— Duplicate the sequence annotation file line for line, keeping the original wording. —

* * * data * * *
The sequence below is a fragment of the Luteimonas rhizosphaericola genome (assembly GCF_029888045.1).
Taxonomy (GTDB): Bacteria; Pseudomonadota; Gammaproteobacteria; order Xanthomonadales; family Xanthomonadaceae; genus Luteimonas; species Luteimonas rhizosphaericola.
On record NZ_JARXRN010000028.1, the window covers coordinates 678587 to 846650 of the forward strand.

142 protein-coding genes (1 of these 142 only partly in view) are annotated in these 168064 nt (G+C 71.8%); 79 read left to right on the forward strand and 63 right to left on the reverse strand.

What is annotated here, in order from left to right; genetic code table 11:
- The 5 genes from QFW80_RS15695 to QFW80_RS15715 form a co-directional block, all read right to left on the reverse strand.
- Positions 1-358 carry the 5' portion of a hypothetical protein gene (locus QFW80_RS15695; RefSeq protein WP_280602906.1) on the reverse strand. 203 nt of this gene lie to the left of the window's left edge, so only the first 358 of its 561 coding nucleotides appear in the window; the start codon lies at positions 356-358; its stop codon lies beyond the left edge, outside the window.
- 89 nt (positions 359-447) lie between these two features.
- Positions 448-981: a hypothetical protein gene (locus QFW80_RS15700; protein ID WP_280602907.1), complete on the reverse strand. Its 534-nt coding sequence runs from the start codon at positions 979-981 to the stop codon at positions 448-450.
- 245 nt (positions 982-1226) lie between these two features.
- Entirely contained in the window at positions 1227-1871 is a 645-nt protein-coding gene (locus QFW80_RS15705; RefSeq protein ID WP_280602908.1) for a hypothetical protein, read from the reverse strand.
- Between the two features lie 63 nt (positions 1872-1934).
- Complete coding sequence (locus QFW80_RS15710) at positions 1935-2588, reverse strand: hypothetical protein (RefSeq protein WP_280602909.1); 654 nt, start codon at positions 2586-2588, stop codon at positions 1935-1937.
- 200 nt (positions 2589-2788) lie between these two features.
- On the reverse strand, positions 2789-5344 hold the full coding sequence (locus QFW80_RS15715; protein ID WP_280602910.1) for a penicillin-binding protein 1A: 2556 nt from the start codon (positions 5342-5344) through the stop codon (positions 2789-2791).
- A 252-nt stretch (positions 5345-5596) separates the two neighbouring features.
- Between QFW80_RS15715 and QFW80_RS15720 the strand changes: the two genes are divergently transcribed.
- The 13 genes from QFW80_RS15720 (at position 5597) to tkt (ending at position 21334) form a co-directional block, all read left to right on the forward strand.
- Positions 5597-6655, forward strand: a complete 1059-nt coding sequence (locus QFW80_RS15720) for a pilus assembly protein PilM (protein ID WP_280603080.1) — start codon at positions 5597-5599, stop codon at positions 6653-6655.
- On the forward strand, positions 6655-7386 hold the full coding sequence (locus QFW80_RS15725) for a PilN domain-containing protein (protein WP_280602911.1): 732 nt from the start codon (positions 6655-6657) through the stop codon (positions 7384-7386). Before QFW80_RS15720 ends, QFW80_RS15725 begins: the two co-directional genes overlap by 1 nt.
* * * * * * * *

The sequence below is a fragment of the Luteimonas rhizosphaericola genome (assembly GCF_029888045.1).
Taxonomy (GTDB): Bacteria; Pseudomonadota; Gammaproteobacteria; order Xanthomonadales; family Xanthomonadaceae; genus Luteimonas; species Luteimonas rhizosphaericola.
On record NZ_JARXRN010000028.1, the window covers coordinates 678587 to 846650 of the forward strand.

142 protein-coding genes (1 of these 142 only partly in view) are annotated in these 168064 nt (G+C 71.8%); 79 read left to right on the forward strand and 63 right to left on the reverse strand.

What is annotated here, in order from left to right; genetic code table 11:
- The 5 genes from QFW80_RS15695 to QFW80_RS15715 form a co-directional block, all read right to left on the reverse strand.
- Positions 1-358 carry the 5' portion of a hypothetical protein gene (locus QFW80_RS15695; RefSeq protein WP_280602906.1) on the reverse strand. 203 nt of this gene lie to the left of the window's left edge, so only the first 358 of its 561 coding nucleotides appear in the window; the start codon lies at positions 356-358; its stop codon lies beyond the left edge, outside the window.
- 89 nt (positions 359-447) lie between these two features.
- Positions 448-981: a hypothetical protein gene (locus QFW80_RS15700; protein ID WP_280602907.1), complete on the reverse strand. Its 534-nt coding sequence runs from the start codon at positions 979-981 to the stop codon at positions 448-450.
- 245 nt (positions 982-1226) lie between these two features.
- Entirely contained in the window at positions 1227-1871 is a 645-nt protein-coding gene (locus QFW80_RS15705; RefSeq protein ID WP_280602908.1) for a hypothetical protein, read from the reverse strand.
- Between the two features lie 63 nt (positions 1872-1934).
- Complete coding sequence (locus QFW80_RS15710) at positions 1935-2588, reverse strand: hypothetical protein (RefSeq protein WP_280602909.1); 654 nt, start codon at positions 2586-2588, stop codon at positions 1935-1937.
- 200 nt (positions 2589-2788) lie between these two features.
- On the reverse strand, positions 2789-5344 hold the full coding sequence (locus QFW80_RS15715; protein ID WP_280602910.1) for a penicillin-binding protein 1A: 2556 nt from the start codon (positions 5342-5344) through the stop codon (positions 2789-2791).
- A 252-nt stretch (positions 5345-5596) separates the two neighbouring features.
- Between QFW80_RS15715 and QFW80_RS15720 the strand changes: the two genes are divergently transcribed.
- The 13 genes from QFW80_RS15720 (at position 5597) to tkt (ending at position 21334) form a co-directional block, all read left to right on the forward strand.
- Positions 5597-6655, forward strand: a complete 1059-nt coding sequence (locus QFW80_RS15720) for a pilus assembly protein PilM (protein ID WP_280603080.1) — start codon at positions 5597-5599, stop codon at positions 6653-6655.
- On the forward strand, positions 6655-7386 hold the full coding sequence (locus QFW80_RS15725) for a PilN domain-containing protein (protein WP_280602911.1): 732 nt from the start codon (positions 6655-6657) through the stop codon (positions 7384-7386). Before QFW80_RS15720 ends, QFW80_RS15725 begins: the two co-directional genes overlap by 1 nt.